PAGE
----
Just as Michael Moore held church-bingo games to pay for Roger & Me, Halifax independent filmmakers find that creative financing and fundraising---the least exciting but most necessary of movie-making endeavours---is a rite of passage en route to completing their latest projects.
North Sydney native and current Dartmouth actor and filmmaker Mike Ratchford is currently cobbling together money to produce one of his varying projects, which range from the comedy short Shit Disturber to the vampire drama Final Temptation. His fundraising drive began with collecting bottles and cans from his family in Cape Breton and expanded from there to his friends here in Dartmouth and Halifax.
"When I first put the email out, I got 20 responses," he says. "So I got my own mini-van to go to pick it all up and I'm picking up more people as I go along."
For Ratchford, who caught the acting bug when working on an independent film in Sydney, the entrepreneurial spirit of his bottle scheme was born out of the piecemeal nature of acting work.
"Actors are all self-employed and kind of entrepreneurs, in a sense," he says. "They're always out networking and making contacts, making a business for themselves. This fundraising aspect---if you have a passion for acting and filmmaking---just adds to it."
NSCC film school graduate and Video Difference supervisor Colin MacDonald has been incorporating 50/50 draws, offering up producer credits for cash and planning Local is the Word---a June 10th benefit film screening and silent art auction---into his pre-production for Withered Dead, a family drama with zombies, going before the camera in Stellarton this July.
MacDonald has found that advertising locally for donations netted him some money but also yielded the happy benefit of drawing movie-minded people into his network, increasing his profile within the Halifax film community.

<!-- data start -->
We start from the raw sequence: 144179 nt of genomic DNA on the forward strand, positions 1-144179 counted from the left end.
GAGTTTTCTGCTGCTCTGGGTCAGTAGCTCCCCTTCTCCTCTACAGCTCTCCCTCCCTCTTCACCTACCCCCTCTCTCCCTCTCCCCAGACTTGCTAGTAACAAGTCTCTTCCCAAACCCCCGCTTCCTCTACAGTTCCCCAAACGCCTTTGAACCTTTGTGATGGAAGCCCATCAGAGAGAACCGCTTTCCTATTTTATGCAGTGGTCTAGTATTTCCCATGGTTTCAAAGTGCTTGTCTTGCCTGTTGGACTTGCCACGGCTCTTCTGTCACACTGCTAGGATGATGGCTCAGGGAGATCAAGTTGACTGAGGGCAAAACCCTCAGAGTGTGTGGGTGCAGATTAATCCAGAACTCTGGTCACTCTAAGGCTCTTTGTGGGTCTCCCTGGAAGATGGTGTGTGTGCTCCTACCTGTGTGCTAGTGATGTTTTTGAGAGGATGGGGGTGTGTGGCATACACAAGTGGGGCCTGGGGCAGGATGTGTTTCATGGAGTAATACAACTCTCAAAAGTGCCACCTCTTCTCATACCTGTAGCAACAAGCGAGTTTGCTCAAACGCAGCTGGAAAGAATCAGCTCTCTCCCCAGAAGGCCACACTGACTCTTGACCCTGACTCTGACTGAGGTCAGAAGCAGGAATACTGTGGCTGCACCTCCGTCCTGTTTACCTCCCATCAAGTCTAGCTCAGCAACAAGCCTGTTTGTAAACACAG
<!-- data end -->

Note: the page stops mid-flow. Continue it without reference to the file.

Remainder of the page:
"I just had this desire to do this film on my own and get it done and whatever I had at the end, I had. I didn't think I had enough to go out there and bring people on board. But with the community around here being what it is, bringing people on board has happened without me even doing it. Through the little bit of advertising I've done for my fundraising, I've been getting all these contacts from people."
Indeed, MacDonald has received emails from people offering to compose music for his film, to another offering to go out there and help him finance it. "I've had a lot of people contacting me and wanting to help out," MacDonald says. "Maybe around here that's the way it works."
On top of the achievement of independently financing a film, there is the unanticipated result of beginning new relationships within the film community, for which MacDonald seems genuinely grateful.
"The amount of people I've talked to through this---indie producers, indie filmmakers---that I've never had the opportunity to meet in any of my other work; they've come at it with such enthusiasm that I can't wait to get them on board."
Chris Cuthbertson's personal lore includes the typical trope of indie financing (relying heavily on one's credit card), but he also moved his wife and young family, along with his filmmaking partners, to Halifax from Vancouver to make movies full time. One of his savings- and card-financed projects was a 16mm trailer for A Bug and a Bag of Weed, shot in Vancouver before the move out east. Four years later in 2006, Bug debuted at the Atlantic Film Festival as a feature, made with assistance from Telefilm and Film Nova Scotia, among others.
His story, like the best of fundraising tales, hints at the extreme dedication it takes to see a project to completion. And there are sacrifices that don't seem as much like sacrifices when all is said and done: Cuthbertson sold his expensive BMW, purchasing a Dodge Ram Van to haul gear.
"It meant a lot and I enjoyed driving it," Cuthbertson says of his Beemer, "but at the end of the day, this, making movies, was more important."Local is the Word, Wednesday, June 10 at the Burke Building, Theatre A, 5932 Inglis, 7pm, $6.